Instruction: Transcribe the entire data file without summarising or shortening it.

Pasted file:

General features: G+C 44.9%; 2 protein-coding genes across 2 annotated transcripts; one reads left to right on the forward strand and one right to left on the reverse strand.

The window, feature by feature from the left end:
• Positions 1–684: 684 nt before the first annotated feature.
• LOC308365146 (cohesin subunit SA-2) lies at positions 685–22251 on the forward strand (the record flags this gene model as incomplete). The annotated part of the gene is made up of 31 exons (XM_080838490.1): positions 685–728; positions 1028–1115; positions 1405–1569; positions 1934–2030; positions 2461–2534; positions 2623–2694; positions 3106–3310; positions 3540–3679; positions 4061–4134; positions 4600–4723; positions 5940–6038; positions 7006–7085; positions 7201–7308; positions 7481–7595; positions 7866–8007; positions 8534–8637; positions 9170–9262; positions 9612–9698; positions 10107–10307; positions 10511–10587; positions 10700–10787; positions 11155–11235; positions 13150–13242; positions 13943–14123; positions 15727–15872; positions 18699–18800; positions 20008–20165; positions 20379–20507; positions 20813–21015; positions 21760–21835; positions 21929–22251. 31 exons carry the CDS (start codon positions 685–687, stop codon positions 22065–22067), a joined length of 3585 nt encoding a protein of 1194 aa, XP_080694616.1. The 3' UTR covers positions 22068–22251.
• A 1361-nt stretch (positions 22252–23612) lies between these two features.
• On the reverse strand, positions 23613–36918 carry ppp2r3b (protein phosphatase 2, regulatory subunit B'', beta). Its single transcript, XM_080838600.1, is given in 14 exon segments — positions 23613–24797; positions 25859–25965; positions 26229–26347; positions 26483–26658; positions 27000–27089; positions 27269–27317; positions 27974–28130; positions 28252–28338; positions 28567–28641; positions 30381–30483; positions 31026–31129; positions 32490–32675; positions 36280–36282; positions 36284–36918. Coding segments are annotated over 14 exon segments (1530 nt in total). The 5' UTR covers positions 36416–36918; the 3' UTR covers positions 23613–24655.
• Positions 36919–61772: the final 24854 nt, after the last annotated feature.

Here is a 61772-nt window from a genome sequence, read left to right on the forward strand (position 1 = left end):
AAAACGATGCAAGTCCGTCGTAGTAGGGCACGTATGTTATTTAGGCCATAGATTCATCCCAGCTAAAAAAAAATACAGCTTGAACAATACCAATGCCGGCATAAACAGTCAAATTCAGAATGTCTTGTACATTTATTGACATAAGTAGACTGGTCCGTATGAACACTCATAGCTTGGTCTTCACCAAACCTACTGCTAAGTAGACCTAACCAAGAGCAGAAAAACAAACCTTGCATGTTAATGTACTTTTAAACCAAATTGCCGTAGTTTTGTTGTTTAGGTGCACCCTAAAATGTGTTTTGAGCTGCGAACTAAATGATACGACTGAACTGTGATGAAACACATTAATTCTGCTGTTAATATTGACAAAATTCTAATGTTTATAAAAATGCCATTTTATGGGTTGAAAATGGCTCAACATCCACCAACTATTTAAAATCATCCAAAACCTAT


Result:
General features: G+C 44.9%; 2 protein-coding genes across 2 annotated transcripts; one reads left to right on the forward strand and one right to left on the reverse strand.

The window, feature by feature from the left end:
• Positions 1–684: 684 nt before the first annotated feature.
• LOC308365146 (cohesin subunit SA-2) lies at positions 685–22251 on the forward strand (the record flags this gene model as incomplete). The annotated part of the gene is made up of 31 exons (XM_080838490.1): positions 685–728; positions 1028–1115; positions 1405–1569; positions 1934–2030; positions 2461–2534; positions 2623–2694; positions 3106–3310; positions 3540–3679; positions 4061–4134; positions 4600–4723; positions 5940–6038; positions 7006–7085; positions 7201–7308; positions 7481–7595; positions 7866–8007; positions 8534–8637; positions 9170–9262; positions 9612–9698; positions 10107–10307; positions 10511–10587; positions 10700–10787; positions 11155–11235; positions 13150–13242; positions 13943–14123; positions 15727–15872; positions 18699–18800; positions 20008–20165; positions 20379–20507; positions 20813–21015; positions 21760–21835; positions 21929–22251. 31 exons carry the CDS (start codon positions 685–687, stop codon positions 22065–22067), a joined length of 3585 nt encoding a protein of 1194 aa, XP_080694616.1. The 3' UTR covers positions 22068–22251.
• A 1361-nt stretch (positions 22252–23612) lies between these two features.
• On the reverse strand, positions 23613–36918 carry ppp2r3b (protein phosphatase 2, regulatory subunit B'', beta). Its single transcript, XM_080838600.1, is given in 14 exon segments — positions 23613–24797; positions 25859–25965; positions 26229–26347; positions 26483–26658; positions 27000–27089; positions 27269–27317; positions 27974–28130; positions 28252–28338; positions 28567–28641; positions 30381–30483; positions 31026–31129; positions 32490–32675; positions 36280–36282; positions 36284–36918. Coding segments are annotated over 14 exon segments (1530 nt in total). The 5' UTR covers positions 36416–36918; the 3' UTR covers positions 23613–24655.
• Positions 36919–61772: the final 24854 nt, after the last annotated feature.

Here is a 61772-nt window from a genome sequence, read left to right on the forward strand (position 1 = left end):
AAAACGATGCAAGTCCGTCGTAGTAGGGCACGTATGTTATTTAGGCCATAGATTCATCCCAGCTAAAAAAAAATACAGCTTGAACAATACCAATGCCGGCATAAACAGTCAAATTCAGAATGTCTTGTACATTTATTGACATAAGTAGACTGGTCCGTATGAACACTCATAGCTTGGTCTTCACCAAACCTACTGCTAAGTAGACCTAACCAAGAGCAGAAAAACAAACCTTGCATGTTAATGTACTTTTAAACCAAATTGCCGTAGTTTTGTTGTTTAGGTGCACCCTAAAATGTGTTTTGAGCTGCGAACTAAATGATACGACTGAACTGTGATGAAACACATTAATTCTGCTGTTAATATTGACAAAATTCTAATGTTTATAAAAATGCCATTTTATGGGTTGAAAATGGCTCAACATCCACCAACTATTTAAAATCATCCAAAACCTAT